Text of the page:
Our foray into the number one potato museum in Munich was actually pretty great.
Different potatoes in cases. Lots of photographs of lots of different potatoes. Lots of scientific information about lots of different potatoes. Maybe some staff who had taken on the complexion and shape of their wards. That is what I expected from Munich’s Das Kartoffel Museum but that’s not what I got. Instead you get just the right amount of quirkiness to offset the obviously fanatical devotion to the ‘lowly’ spud.
We had spent most of our final afternoon in Munich prowling the never ending spaces of the Deutsches Museum, beside the Isar River, but we realised around 4pm that we really had better make a move and find the potato museum before it shuts at 6pm. I’d enjoyed this enormous museum but it is a serious and traditional learning space. Das Kartoffel Museum, on the other hand, is amusing, whimsical, and ultimately thought-provoking.
The large but basically unassuming L-shaped office block on the corner of Grafinger Straße and Frieden Straße is your target. A blue sign flags up that yes, you aren’t mistaken, Das Kartoffel Museum is inside. Say “Guten Tag” to the man guarding the foyer and he’ll give you an English translation of the main room labels, before ushering you left into the museum.
First thing you’ll probably notice is that there’s nobody here. Das Kartoffel Museum occupies only half a dozen rooms on the ground floor of an office building but it just feels different to have a whole museum to yourself. And that’s coming from someone who works in and has experienced London’s cavernous and echoing Natural History Museum before the hordes batter down the doors every morning.
This museum starts by clearing its throat, hacking up a large globule of historical context for those who don’t know where the potato came from. And that will include a depressing number of people, I’m sure.
Already you can detect hints of the curatorial direction: Early on you are reassured with what you already know as paintings name-drop those adorable explorers and privateers Raleigh and Drake, alongside Mesoamerican representations of the spud and it’s relationship with humanity, as encapsulated in sculptures like this really depressed guy:
Then you are educated with a dash of taxonomic education on what is and what is not a potato. The exhibits prove that this point is one that took centuries to bed into scholars, let alone commoners. There are some really pretty botanical drawings in this section too.
Then the fun stuff creeps in. Descriptions of the troubles that European authorities had in trying to convince their subjects that this new crop was essential to their well-being mark out the early years of its arrival in the Old World, but it’s the artwork of the potato that raised all the smiles, or freaked me out in equal measure. Obviously the painting of the terrifying child that I’ve inserted at the start of this article is one of the most unholy things I’ve ever seen but here are some more light-hearted images.
A mix of staid academic paintings and humourous prints fill most of the rooms but there are a couple of displays which I must also share with you otherwise I would be derelicting my duties.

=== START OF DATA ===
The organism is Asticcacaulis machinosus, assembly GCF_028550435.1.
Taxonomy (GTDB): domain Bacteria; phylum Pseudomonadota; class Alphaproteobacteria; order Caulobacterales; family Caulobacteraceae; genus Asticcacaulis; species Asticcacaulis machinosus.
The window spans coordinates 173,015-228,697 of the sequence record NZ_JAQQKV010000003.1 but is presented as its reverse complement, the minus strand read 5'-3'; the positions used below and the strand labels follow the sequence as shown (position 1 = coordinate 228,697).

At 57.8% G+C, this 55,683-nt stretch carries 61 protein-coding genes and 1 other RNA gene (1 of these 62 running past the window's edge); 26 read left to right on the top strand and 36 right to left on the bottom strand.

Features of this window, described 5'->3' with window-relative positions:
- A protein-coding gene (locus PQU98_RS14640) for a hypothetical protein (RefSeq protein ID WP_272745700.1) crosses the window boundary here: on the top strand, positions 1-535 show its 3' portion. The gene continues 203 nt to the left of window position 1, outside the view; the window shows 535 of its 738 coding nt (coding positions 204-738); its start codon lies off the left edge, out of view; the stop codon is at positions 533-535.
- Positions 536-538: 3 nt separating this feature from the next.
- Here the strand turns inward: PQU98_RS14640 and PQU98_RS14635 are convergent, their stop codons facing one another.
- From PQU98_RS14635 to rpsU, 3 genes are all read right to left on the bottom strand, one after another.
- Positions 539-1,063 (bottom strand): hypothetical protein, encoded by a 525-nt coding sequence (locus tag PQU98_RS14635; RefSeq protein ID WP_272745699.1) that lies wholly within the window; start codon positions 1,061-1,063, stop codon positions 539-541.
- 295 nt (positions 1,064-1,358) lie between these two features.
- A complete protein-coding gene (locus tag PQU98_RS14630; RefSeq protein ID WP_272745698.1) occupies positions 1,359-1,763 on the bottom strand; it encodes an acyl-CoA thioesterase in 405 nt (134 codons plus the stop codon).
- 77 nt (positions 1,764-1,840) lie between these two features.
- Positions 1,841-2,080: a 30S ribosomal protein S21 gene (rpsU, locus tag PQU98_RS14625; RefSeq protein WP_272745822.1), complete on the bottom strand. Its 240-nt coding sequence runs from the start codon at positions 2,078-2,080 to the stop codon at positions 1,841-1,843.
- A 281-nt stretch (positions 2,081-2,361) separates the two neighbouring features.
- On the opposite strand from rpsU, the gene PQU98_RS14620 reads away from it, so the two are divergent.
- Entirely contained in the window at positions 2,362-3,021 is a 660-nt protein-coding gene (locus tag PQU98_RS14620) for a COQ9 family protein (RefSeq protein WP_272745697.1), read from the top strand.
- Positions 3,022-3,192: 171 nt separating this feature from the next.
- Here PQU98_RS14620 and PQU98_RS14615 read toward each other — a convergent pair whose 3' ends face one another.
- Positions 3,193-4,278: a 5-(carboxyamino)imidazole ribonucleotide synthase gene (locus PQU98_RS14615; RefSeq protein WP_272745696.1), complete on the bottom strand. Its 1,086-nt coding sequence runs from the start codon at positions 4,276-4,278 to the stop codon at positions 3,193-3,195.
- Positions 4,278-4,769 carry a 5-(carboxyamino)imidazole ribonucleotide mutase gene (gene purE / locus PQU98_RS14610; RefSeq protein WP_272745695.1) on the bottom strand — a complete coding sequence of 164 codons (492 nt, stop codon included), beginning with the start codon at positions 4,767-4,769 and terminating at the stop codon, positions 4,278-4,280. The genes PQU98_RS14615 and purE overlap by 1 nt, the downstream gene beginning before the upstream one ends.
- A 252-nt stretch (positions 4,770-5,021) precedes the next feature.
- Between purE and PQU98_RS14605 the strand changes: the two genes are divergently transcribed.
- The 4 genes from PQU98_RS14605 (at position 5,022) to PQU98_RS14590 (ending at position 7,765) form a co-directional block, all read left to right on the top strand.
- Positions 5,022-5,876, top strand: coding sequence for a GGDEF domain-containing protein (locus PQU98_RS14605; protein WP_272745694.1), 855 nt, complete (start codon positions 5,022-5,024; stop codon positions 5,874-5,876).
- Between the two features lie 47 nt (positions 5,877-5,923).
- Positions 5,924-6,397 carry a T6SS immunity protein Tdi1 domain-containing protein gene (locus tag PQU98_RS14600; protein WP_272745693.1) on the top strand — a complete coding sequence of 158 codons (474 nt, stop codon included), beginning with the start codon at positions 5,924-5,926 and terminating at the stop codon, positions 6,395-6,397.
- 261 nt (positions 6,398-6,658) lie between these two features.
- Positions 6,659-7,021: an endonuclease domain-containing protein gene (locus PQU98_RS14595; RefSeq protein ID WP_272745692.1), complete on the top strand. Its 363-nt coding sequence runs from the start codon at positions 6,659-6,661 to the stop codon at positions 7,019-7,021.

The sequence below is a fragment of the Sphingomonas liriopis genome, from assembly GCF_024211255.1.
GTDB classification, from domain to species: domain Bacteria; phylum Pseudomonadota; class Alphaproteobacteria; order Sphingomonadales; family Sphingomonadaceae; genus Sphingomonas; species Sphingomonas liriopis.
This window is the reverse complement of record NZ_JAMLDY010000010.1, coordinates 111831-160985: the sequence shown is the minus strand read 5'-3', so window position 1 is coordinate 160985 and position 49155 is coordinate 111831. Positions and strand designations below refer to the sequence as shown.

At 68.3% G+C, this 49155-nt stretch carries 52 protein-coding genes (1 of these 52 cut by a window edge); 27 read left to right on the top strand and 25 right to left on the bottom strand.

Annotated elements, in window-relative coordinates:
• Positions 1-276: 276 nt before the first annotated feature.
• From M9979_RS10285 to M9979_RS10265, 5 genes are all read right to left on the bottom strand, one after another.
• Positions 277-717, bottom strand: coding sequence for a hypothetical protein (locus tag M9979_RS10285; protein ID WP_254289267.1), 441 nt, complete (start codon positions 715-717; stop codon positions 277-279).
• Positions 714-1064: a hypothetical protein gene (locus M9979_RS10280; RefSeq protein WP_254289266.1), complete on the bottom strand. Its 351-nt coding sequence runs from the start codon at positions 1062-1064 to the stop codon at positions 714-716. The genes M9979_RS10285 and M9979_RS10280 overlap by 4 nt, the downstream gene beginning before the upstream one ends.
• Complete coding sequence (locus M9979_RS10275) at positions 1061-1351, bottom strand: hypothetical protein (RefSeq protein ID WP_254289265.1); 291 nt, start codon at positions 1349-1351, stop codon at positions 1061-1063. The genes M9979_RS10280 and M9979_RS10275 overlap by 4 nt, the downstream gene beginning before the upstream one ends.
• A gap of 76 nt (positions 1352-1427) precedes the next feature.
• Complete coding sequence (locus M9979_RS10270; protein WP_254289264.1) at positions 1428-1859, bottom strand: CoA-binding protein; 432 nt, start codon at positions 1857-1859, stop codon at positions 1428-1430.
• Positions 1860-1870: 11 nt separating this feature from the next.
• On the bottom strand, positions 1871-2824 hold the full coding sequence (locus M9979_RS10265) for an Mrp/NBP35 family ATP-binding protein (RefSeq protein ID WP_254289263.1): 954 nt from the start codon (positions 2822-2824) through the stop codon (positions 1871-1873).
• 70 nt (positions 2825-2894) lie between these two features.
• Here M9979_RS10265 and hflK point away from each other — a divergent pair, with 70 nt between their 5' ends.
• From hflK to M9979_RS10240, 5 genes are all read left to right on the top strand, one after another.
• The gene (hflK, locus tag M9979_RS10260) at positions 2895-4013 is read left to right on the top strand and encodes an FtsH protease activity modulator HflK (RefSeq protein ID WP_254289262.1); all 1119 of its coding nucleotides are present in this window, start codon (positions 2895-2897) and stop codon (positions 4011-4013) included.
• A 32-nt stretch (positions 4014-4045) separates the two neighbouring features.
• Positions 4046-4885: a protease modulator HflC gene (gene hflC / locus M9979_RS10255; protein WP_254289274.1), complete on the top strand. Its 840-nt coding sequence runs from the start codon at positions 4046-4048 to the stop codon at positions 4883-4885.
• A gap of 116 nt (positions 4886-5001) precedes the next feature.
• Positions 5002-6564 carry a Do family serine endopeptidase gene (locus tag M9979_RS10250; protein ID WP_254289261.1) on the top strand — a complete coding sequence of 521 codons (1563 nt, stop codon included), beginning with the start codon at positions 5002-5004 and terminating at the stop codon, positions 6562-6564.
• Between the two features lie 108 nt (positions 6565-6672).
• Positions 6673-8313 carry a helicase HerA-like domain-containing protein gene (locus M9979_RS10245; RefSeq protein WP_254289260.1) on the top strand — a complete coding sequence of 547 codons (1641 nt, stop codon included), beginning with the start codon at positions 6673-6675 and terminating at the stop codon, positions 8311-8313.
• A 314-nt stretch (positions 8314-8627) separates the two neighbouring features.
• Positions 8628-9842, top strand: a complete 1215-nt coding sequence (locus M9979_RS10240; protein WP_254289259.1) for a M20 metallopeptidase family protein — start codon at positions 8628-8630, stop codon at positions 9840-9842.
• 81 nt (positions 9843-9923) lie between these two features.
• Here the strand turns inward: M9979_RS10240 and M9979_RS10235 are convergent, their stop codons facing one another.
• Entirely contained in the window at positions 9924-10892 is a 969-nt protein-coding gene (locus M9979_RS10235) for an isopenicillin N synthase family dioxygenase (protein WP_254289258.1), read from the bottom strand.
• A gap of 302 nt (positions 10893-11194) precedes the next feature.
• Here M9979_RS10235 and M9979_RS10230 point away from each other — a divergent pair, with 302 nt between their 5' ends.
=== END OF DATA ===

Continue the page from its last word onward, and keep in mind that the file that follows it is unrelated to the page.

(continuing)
By the time I stood in front of Potatoland the museum had really worked hard to get its point across. Modern westerners really don’t put enough thought into what it took to put us in this position of relative food-security that the majority of us enjoy today. Trends come and go but the potato has been instrumental in underpinning much of our growth and prosperity since the seventeenth century. As Das Kartoffel Museum points out, a single year’s potato crop is worth more than all the gold ever mined, so why do we fixate on the shiny yellow crap? The potato supports our teeming millions and does it with almost no thanks. Wait, not thanks, recognition.
Das Kartoffel Museum is a brilliant little jolt of readjustment and manages it with humour and weirdness. Suddenly you discover that its creator Otto Eckart isn’t quite as much of a lunatic as you might have suspected when you first heard about this place. You’ll find yourself exalting the potato too and the ordinary folk who spun it into the delicious cuisines of Germany and Eastern Europe.
Unfortunately for me the potato recipe book in the small shop at the end was in German so I missed out on bringing traditional Bavarian potato cooking home with me, but there are plenty of other trinkets to be had for a couple of Euros. Including potato moisturiser, and small bottles of potato schnapps.
Some directions to Das Kartoffel Museum follow this final horror. Scroll through the terror to find out how best to reach it.
Make your way to the Ostbahnhof (Munich East Train Station). Whichever method of public transport you use you’re likely to poke your head out of the station on its western façade. This isn’t where you need to be. Use the corridor that connects all the platforms, under the rail lines, to walk over to the east side and use the pedestrian crossing just outside. Turn right and you’ll see the office building housing the museum.
Das Kartoffel Museum is free to enter
It is open Tuesday to Thursday by appointment only, but Friday 9am – 6pm, and Saturday 11am – 5pm.